Chapter 120 consists of a very brief exchange between Starbuck and Ahab, wherein Ahab denies Starbuck his very reasonable and routine request to take the top-sails down during the storm, as they are tearing loose in the high winds. Ahab, with his proclivity for turning every natural occurrence into greater metaphor for life (or investing it with some personified malevolence), explains in an aside that “Loftiest trucks were made for wildest winds, and this brain-scud of mine now sails amid the cloud-scud. Shall I strike that?” In other words, the top-sails boldly reach into the heavens to find their wind, much like Ahab boldly reaching into the heavens with his grievances, and just like he’s not giving up, they won’t give up, either.
But the Greeks had a word for this, right? It’s hubris, plain and simple, that Ahab not only admits to, but celebrates. And since Ahab doesn’t seem like the kind of guy who would never have read a Greek myth, you have to ask yourself where Ahab thinks he’s going with this one. Is the Pequod’s voyage no more than an elaborate suicide, or does Ahab really think he can be the first ever to win this sort of fight?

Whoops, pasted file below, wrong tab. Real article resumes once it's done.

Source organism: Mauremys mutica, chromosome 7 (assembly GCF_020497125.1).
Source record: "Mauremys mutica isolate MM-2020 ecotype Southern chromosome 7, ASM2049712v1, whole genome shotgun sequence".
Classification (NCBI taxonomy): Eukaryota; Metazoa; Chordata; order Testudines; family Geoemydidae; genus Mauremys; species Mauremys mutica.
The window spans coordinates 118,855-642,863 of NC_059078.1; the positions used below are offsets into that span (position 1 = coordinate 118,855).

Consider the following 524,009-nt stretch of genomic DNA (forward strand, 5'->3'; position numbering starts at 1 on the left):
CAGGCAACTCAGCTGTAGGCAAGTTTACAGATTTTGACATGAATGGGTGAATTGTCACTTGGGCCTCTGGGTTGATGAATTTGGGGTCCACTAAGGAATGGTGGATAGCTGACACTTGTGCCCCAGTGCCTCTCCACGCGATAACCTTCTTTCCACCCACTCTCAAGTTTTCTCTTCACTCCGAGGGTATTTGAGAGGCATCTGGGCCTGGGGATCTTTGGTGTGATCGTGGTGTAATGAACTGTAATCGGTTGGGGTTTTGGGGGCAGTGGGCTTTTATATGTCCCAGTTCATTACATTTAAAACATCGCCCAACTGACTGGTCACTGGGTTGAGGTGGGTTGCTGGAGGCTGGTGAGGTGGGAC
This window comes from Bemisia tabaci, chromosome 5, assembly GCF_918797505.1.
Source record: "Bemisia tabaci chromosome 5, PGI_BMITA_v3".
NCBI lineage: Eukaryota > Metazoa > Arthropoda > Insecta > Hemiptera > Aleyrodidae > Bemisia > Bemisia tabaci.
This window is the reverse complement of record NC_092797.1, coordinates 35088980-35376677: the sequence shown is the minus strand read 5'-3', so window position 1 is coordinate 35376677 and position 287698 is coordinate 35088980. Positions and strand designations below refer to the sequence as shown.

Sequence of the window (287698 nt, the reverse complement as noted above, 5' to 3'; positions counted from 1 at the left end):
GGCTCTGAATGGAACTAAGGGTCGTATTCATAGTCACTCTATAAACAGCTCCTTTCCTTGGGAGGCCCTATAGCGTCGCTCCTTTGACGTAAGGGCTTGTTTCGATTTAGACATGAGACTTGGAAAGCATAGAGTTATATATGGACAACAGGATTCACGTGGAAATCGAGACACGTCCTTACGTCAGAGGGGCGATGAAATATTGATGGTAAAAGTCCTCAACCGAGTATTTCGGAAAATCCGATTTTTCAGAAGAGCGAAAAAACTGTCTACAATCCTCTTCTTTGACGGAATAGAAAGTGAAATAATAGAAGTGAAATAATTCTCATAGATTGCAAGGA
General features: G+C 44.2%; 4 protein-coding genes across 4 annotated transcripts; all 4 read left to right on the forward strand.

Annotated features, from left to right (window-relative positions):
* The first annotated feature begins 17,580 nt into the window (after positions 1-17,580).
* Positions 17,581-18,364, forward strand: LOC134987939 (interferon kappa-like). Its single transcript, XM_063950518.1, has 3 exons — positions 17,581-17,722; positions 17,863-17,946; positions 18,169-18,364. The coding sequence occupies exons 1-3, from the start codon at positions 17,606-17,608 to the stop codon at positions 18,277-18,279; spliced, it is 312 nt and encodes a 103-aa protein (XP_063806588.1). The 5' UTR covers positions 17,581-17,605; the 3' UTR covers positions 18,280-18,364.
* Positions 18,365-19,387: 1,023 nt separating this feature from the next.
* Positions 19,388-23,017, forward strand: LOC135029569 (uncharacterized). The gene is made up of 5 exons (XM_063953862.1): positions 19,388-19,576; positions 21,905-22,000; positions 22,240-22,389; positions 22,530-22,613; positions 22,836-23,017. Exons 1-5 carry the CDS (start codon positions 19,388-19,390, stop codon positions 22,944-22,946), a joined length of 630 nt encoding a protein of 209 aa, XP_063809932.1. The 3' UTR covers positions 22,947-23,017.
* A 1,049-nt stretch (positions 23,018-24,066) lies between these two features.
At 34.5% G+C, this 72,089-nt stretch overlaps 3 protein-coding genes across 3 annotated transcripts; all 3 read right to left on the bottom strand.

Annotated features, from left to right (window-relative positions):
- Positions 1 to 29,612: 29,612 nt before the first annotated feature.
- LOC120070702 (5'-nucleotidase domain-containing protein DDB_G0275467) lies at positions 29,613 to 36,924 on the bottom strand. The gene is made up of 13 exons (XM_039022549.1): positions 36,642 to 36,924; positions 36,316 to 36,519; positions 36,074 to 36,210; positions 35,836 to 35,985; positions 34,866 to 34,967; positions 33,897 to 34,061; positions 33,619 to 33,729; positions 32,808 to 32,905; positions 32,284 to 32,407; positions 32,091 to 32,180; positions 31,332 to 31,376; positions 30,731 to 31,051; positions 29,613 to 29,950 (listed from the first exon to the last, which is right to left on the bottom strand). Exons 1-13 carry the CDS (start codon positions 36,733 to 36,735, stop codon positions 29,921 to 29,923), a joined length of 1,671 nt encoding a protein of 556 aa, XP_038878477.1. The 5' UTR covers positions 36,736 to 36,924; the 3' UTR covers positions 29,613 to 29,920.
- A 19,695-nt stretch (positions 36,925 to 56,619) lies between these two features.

Chapter 120: The Deck towards the End of the First Night Watch
When the going gets tough,
The tough get going!
You see, the winds are getting rough
With no signs of slowing.
Just like a steeple on a bluff
Feels the worst of the blowing,
So the loftiest truck feels the worst of adversity.
Malady weighs for the rest of my days,
But I know the tempest will push me through.
Lift every sail, the worst we can fail
Is Hallelujah! Hallelujah!
(c) and (p) 2010 Patrick Shea
Words and music written by Patrick Shea July 17, 2010
All parts performed, arranged, and recorded by Patrick Shea January 8, 2011